Solution: Highpass EQ on any track that isn’t supposed to sit in the low frequency range (percussion, vocals, guitars, strings) to make room for bass guitar and kick drum. Start somewhere between 100–200Hz, with a semi-steep slope. You can sometimes get away with a higher center frequency, provided you use a more gentle slope, which will make the EQ less obvious, but still clear out space in the low end.
Possible cause: Similar-sounding instruments competing for space in the midrange.
Solution: Separate similar tracks by using peak EQs to emphasize different frequencies, while cutting others, so that sounds complement and fill in around each other. On double-tracked guitars, for example, try boosting one at around 1.5kHz, cutting at 600Hz, and rolling off some of the highs starting at 3kHz. Conversely, reduce the other track by 2–3dB around 1–1.5kHz, and use a high-shelving EQ starting at around 3–4kHz to bring out more of its highs. This will allow both tracks more space, and create a better blend.
Possible cause: Midrange-heavy tracks masking and crowding high-frequency material (strummed, driving acoustic guitars, tambourines and shakers, vocals).
Solution: Apply lowpass starting around 5–6kHz on tracks that don’t need to “sparkle,” making space for high-frequency tracks to shine. Additionally, if mid-frequency tracks are still getting in the way, you can try cutting around 1–2kHz. You can also use shelving EQ (1–2dB of gain) to brighten similar tracks, such as grouped background vocals and guitars.
Possible cause: High frequencies being accentuated by one or more tracks.
Solution: Apply lowpass with a gentle slope to strident, overly bright tracks. If this isn’t enough, try making a slight dip in the 4–5kHz range.
Possible cause: Ringing drum tones; resonant frequencies from room acoustics picked up by the microphone, or from the instruments and vocalists themselves.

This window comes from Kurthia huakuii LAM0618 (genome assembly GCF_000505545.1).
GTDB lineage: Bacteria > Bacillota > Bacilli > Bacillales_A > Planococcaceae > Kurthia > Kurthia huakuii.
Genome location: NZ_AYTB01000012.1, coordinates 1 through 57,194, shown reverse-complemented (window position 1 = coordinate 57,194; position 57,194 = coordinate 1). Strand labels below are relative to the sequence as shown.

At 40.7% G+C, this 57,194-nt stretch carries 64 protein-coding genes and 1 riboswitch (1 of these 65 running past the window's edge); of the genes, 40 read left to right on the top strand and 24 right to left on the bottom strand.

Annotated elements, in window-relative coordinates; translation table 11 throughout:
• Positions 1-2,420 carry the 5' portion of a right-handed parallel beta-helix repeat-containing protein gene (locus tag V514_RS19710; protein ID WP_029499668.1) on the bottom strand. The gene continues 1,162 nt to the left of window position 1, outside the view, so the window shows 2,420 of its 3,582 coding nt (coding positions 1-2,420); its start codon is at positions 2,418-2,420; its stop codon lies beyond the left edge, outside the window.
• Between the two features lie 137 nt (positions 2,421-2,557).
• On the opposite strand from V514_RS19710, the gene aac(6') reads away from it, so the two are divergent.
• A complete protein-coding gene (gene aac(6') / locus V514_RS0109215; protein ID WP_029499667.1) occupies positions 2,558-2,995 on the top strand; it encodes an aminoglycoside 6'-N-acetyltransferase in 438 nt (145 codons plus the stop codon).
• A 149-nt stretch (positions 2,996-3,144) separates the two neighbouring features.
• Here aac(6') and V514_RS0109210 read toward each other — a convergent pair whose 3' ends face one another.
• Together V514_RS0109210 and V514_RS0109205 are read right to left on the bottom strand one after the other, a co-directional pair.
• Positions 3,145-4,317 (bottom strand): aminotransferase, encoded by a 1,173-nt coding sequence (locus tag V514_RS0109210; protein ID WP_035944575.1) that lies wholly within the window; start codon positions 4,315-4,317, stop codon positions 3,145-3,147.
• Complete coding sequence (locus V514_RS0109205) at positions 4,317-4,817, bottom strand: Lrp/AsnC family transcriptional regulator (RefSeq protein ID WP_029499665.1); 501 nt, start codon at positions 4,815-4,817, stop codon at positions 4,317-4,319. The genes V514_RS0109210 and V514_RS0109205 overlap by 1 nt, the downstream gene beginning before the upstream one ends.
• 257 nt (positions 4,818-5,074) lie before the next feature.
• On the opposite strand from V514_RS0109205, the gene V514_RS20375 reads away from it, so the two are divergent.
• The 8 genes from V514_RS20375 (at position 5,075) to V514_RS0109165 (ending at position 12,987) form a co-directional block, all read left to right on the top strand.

Solution: Notch EQ with narrow bandwidth to reduce or completely cut out unwanted frequencies.
During mixdown, EQ shouldn’t be limited to track-specific changes — feel free to make more “global” tonal changes, too. I often use EQ sparingly to treat the overall mix. I may use a little high-shelving starting at around 7–8kHz to add “air,” or cut out some of the low-mids with a gentle dip around 400Hz, which also helps to de-mud.
However, if you make radical EQ changes to an entire mix, it’s likely there’s something wrong on a micro level. Go back and solo each track, paying close attention to whether anything is adding too much bass or high frequency material, then adjust accordingly.
With practice, you’ll reach the point of quickly recognizing EQ-related problems, and how to fix them. Just remember to use your ears, not your eyes, and whenever possible, reference on several systems. This will help uncover any trouble spots, and ensure that your mix translates well to other playback systems. Your listeners will thank you for it.